Ever see those car dealers that say “buy here pay here” or “show us your paycheck and you’re approved! No credit check required”? They’re everywhere and essentially do provide a valuable service. The business model is based on selling cars, but they also provide financing for people that wouldn’t otherwise be able to afford a car.
But of course, we’ve all learned that whenever there are people that can’t turn anywhere else to get a loan, there will be people that will prey on them. And sure enough it looks like a number of these dealers make extra money by screwing these people over. But to the degree that they do is downright scary.
Imagine you have bad credit and need a car. So you go to the nearest dealership you can walk to from wherever you happen to be living. You see a car for $3,000 you like and the dealer sets you up with it for $1000 down financing the rest. The dealer provides the financing. What you don’t know is that since dealer knows how much you make they set you up with a payment so high there’s no way you’ll be able to make it. So within a few months you fall behind on the payments. The dealer repossesses the car and you’re out all the money you paid into it. The dealer puts the car back on the lot for $3,000 and does it again to the next sucker.
Now there’s nothing wrong with the business model per se. That is: providing financing in house and repoing the car if someone doesn’t make the payments. They’re taking a risk on the customer. But if the business model is actually based screwing over customers to sell the same car over and over, then we have a problem. Especially if that car was only worth $1500 in the first place.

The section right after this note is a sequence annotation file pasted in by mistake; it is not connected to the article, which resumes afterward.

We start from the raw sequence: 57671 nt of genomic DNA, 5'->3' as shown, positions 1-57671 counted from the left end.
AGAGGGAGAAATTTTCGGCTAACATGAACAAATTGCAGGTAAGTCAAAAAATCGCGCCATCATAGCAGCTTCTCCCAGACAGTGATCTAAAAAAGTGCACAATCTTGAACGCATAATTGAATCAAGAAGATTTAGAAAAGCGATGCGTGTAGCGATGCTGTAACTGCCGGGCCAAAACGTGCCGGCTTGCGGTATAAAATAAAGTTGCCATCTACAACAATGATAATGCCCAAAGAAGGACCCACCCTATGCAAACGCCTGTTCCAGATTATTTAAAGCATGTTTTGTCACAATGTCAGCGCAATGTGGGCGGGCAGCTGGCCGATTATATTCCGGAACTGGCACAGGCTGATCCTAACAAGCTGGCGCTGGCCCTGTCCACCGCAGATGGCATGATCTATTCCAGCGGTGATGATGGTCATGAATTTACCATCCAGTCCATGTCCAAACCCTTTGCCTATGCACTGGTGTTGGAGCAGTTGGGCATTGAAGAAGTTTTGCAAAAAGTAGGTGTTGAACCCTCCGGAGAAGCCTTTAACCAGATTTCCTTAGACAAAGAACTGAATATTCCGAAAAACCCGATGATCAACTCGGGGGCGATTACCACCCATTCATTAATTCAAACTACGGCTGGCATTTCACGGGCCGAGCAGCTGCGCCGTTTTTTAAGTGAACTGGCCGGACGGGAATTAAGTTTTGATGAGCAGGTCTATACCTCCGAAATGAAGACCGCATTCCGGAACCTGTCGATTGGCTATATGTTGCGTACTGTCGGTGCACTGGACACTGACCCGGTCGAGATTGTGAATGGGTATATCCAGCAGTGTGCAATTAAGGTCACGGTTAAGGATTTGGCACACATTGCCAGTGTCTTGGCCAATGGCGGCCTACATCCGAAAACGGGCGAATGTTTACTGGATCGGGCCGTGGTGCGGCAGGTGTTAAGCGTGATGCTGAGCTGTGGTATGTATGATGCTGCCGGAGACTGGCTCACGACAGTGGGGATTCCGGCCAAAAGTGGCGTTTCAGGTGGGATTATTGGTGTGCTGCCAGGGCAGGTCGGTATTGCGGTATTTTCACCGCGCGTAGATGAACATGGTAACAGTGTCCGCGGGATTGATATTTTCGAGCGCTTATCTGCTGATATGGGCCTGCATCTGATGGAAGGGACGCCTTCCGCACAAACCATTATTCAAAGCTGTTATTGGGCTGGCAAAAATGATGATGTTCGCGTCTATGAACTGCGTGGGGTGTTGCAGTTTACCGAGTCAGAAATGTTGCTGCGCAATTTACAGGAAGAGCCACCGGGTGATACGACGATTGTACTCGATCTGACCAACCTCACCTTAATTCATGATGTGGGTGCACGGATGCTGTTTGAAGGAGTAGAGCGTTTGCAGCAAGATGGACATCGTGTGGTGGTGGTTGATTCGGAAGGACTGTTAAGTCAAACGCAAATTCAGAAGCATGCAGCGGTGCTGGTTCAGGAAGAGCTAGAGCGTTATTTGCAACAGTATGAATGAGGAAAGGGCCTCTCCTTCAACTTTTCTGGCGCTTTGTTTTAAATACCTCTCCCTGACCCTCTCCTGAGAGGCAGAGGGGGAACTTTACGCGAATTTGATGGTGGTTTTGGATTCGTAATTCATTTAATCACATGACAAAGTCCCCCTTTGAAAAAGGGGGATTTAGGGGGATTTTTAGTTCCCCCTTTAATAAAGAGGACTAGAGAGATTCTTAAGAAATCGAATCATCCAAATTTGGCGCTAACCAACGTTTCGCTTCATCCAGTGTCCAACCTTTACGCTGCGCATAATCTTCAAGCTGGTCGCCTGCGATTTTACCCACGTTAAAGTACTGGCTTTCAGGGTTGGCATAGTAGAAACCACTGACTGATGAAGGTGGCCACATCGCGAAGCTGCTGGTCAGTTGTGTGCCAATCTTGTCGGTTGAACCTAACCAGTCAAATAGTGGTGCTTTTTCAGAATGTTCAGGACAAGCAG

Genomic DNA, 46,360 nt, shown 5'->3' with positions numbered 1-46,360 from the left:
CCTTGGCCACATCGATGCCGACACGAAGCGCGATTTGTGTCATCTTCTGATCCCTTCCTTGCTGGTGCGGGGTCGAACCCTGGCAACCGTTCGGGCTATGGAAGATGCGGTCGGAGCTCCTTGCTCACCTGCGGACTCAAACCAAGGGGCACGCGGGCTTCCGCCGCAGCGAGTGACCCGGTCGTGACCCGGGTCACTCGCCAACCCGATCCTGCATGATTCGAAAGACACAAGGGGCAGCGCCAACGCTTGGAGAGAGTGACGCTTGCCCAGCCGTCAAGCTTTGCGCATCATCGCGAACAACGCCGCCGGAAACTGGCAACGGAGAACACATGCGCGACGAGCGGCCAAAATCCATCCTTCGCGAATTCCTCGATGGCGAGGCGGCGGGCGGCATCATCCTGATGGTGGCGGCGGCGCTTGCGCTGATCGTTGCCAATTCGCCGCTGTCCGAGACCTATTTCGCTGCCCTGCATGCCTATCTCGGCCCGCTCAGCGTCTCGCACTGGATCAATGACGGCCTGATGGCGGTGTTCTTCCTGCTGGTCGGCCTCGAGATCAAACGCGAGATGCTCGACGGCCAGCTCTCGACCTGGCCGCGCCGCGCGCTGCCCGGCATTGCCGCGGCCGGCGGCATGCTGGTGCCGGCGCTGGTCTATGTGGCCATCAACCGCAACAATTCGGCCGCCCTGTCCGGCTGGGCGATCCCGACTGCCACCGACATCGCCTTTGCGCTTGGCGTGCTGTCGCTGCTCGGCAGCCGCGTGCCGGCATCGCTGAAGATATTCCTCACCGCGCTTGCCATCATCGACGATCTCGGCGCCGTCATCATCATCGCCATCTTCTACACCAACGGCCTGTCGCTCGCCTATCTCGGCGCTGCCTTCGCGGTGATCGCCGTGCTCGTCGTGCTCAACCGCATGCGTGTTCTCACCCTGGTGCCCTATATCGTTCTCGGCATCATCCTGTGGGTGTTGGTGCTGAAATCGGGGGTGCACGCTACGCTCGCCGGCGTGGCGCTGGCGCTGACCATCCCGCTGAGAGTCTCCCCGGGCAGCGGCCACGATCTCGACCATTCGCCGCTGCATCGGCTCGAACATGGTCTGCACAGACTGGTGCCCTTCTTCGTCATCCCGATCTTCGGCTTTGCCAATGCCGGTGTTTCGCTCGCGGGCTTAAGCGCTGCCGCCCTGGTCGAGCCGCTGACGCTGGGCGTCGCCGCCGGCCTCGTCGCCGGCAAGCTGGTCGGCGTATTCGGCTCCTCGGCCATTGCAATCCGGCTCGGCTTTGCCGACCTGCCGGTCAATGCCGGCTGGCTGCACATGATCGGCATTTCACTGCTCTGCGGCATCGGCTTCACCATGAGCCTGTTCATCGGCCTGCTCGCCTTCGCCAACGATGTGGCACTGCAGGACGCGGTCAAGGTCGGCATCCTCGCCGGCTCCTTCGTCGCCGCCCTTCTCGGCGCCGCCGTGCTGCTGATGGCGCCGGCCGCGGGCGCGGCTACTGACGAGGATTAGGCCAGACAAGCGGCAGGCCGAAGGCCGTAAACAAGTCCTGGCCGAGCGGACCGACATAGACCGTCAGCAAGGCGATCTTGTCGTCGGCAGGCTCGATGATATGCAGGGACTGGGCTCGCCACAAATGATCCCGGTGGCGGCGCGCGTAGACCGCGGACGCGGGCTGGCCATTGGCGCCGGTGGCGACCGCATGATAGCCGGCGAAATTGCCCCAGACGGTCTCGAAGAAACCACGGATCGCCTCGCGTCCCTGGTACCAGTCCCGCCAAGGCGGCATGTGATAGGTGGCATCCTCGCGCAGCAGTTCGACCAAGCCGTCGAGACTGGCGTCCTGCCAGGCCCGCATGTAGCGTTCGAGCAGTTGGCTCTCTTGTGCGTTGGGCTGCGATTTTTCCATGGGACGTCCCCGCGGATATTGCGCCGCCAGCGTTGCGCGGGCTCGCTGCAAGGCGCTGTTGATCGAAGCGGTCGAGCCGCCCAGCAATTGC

The LA Times researched publicly available information and found some startling information. Dealers were charging interest rates as high as 30% and in some cases selling the same car a half-dozen times or more over a few years. That is the same dealer selling the same exact car because they’ve repossessed it that many times. They’d also repossess the car within a week of a payment being late. The newspaper found that over about 4 years, 1 in 8 licensed used car dealers in California sold at least one car three or more times.
All this is technically legal, if absolutely immoral and disturbing. But at least in California they’re trying to curb the interest rates and the amount of time one is allowed to make a payment before a repo can occur. There’s nothing wrong with a dealer being a lender of last resort for someone that needs a car. And there’s nothing wrong with a little regulation to curb bad behavior.
There would also be nothing wrong with requiring a little education on how to research vehicle value or the car buying process whenever someone gets or renews their license. But all we ever seem to do is treat the symptoms.